Sypher indicted in Pitino extortion case - WDRB 41 Louisville News

Sypher indicted in Pitino extortion case

By Bennett Haeberle, WDRB-TV Fox 41 News

A federal grand jury returned an indictment Tuesday against Karen Sypher, the woman at the center of an alleged extortion plot involving UofL basketball coach Rick Pitino.

Sypher, who was initially charged last month, was indicted on two counts of extortion and making a false statement to a federal agent.

Court records show Sypher allegedly asked a family friend to make threatening phone calls to Pitino in February in an attempt to extort "millions of dollars" from the coach.

Sypher later admitted she lied to FBI agents about knowing the identity of that caller.

So far, Sypher has been the only person charged in the case. But an FBI spokesman told Fox 41 News more people could be charged.

Her attorney, Thomas Clay, called the indictment "a logical step in the prosecution."

"This has been a veritable rumor mill and I've heard some of the wildest rumors imaginable. I would not even consider gracing those with any kind of comment or creditability," said Sypher's attorney, Thomas Clay. 

Clay said his client is facing serious criminal charges and plans to plead not guilty during her arraignment on Wednesday afternoon.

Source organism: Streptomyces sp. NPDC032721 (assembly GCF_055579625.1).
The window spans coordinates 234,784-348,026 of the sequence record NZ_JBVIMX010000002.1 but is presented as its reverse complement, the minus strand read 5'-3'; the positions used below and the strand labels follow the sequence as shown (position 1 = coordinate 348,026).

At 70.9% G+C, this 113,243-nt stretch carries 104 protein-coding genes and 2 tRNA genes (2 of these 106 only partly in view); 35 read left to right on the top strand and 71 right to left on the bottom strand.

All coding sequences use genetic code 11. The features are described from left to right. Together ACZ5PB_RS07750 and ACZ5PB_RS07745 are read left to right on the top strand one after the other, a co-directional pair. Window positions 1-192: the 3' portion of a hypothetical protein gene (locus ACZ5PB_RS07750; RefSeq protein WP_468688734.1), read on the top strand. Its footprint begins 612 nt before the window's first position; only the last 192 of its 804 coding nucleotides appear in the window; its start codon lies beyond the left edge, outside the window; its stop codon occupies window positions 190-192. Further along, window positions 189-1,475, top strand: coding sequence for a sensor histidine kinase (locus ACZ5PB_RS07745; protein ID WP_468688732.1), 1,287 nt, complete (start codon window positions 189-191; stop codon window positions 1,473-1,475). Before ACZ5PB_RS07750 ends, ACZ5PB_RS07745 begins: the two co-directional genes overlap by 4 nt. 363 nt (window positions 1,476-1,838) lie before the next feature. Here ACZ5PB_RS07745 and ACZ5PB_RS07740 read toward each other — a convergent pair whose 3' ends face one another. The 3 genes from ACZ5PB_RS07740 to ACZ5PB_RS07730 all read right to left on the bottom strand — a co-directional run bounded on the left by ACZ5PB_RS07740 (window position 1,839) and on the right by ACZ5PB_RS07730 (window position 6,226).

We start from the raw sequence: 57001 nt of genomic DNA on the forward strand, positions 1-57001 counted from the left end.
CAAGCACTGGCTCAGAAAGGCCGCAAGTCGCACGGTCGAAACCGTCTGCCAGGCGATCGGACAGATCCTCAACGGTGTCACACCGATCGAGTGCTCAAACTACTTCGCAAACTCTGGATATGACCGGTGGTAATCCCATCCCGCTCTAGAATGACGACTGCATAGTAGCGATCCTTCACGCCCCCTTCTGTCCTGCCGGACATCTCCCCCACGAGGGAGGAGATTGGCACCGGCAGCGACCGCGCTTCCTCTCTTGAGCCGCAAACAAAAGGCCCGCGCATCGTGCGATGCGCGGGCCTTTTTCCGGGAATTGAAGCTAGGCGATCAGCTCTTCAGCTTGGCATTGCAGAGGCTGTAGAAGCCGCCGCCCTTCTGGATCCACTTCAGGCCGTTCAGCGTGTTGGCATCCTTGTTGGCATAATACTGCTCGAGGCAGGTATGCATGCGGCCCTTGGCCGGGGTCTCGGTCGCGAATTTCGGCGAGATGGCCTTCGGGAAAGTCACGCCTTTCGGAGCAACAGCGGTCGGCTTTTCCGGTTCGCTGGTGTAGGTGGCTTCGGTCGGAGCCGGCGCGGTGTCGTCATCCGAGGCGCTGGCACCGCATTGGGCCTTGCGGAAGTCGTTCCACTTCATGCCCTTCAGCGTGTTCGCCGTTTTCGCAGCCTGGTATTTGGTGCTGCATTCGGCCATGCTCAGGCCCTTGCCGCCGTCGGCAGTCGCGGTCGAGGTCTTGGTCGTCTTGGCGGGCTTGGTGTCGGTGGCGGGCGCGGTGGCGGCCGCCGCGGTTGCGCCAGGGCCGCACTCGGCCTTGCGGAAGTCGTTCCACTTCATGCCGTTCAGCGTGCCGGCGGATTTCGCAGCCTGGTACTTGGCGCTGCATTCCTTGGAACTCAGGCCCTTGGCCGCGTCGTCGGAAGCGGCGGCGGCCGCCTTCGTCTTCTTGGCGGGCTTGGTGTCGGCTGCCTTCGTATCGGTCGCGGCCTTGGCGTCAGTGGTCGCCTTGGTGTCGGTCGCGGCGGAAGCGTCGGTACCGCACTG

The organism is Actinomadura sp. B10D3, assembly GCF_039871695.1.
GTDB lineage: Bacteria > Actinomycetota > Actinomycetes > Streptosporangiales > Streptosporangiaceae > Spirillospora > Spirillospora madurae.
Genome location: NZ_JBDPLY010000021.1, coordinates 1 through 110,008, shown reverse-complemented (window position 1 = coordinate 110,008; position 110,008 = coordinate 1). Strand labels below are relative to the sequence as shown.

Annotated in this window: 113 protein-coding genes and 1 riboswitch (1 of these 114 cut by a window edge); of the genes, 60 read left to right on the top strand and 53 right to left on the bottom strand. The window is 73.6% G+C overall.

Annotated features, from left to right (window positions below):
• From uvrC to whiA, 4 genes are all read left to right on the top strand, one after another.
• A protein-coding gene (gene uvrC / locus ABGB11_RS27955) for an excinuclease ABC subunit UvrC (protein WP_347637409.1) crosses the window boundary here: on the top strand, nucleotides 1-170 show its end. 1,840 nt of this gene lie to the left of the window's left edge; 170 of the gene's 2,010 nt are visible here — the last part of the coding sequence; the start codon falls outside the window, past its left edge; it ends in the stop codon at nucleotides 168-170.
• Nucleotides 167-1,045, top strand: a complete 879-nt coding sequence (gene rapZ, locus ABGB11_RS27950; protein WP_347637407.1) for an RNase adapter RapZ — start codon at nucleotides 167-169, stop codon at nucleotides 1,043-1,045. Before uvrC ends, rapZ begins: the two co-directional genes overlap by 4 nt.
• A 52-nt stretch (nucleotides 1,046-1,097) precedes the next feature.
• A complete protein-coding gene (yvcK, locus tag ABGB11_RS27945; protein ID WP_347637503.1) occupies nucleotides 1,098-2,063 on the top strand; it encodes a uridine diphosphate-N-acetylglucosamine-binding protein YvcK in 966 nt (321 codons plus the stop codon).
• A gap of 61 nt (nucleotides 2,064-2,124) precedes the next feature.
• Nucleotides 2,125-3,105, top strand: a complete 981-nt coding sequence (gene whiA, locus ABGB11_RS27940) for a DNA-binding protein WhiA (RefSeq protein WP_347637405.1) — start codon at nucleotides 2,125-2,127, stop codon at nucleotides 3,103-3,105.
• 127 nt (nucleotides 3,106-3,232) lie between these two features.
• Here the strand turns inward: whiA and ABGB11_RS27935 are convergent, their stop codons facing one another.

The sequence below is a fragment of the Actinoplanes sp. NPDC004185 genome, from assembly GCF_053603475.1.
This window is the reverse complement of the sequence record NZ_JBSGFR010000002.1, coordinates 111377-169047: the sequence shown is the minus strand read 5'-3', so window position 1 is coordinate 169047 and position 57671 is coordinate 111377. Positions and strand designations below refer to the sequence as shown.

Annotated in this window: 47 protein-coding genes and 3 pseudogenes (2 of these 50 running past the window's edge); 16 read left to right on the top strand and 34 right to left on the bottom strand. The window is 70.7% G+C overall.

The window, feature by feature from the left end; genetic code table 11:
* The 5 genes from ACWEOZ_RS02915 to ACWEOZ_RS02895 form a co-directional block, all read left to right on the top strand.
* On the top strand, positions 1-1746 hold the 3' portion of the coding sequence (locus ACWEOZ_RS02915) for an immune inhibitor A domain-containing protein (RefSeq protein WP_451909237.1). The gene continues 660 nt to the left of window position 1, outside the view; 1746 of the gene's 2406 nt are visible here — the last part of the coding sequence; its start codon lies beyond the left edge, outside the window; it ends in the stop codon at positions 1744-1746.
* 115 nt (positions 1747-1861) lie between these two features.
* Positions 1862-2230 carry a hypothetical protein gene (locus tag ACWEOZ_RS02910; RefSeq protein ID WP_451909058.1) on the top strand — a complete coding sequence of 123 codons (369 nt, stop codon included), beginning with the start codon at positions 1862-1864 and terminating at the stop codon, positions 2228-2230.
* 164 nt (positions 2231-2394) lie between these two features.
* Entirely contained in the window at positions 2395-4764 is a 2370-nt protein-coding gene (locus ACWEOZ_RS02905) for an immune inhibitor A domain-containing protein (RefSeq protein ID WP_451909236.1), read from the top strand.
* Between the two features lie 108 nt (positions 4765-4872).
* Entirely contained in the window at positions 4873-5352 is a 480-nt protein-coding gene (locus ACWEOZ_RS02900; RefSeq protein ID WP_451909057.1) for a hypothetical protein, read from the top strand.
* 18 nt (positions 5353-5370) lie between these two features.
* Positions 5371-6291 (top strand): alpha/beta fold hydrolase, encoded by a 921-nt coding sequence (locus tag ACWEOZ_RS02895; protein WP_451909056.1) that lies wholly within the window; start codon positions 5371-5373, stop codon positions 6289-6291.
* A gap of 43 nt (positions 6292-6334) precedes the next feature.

A preliminary hearing initially set for Wednesday would have allowed Clay to cross-examine the FBI agents involved. Because the indictment supercedes the original charges, Clay will -- for now -- be prevented from questioning the feds.

"I think the United States is always interested in foreclosing efforts of discovery at any stage of the prosecution," he said.

The FBI says the extortion attempt stems from an encounter Sypher had with UofL Basketball Coach Rick Pitino in 2003.

Sypher is the estranged wife of UofL basketball equipment manager Tim Sypher.

The case truly began in February -- before Pitino contacted the FBI saying he had been the victim of an extortion attempt.

At that time in late February, an affidavit states Karen Sypher urged "an unknown man" to make calls to Pitino in an attempt to extort money.

That person was later identified by Sypher as Lester Goetzinger, a family friend.

On Monday, a Fox 41 News photographer spotted Goetzinger going into the federal courthouse. But what he might have said to the grand jury remains a secret. 

Goetzinger has been identified as the man who allegedly made threatening phone calls to Pitino's cell phone.

Pitino recorded the phone calls and later played them to authorities.

Goetzinger later told the FBI "Sypher asked him to make the calls during a critical period in the basketball season to increase the pressure on Pitino."

Sypher has made several claims about herself and Pitino which cannot be verified by this news organization.

Clay believes Sypher's claims can be used in her defense, but it's unclear if those claims will come out in open court.

"We don't know what course these proceedings are going to take. If we go to trial that is an issue that may come up."

An attorney for Goetzinger did not return a call seeking comment.

Pitino's attorney, Steve Pence, declined to say if his client had spoken to the grand jury, but added: "We are obviously cooperating with the authorities and are going to allow the process to take its course."

If convicted, Sypher could face a prison sentence of up to seven years and fines of $500,000.

 

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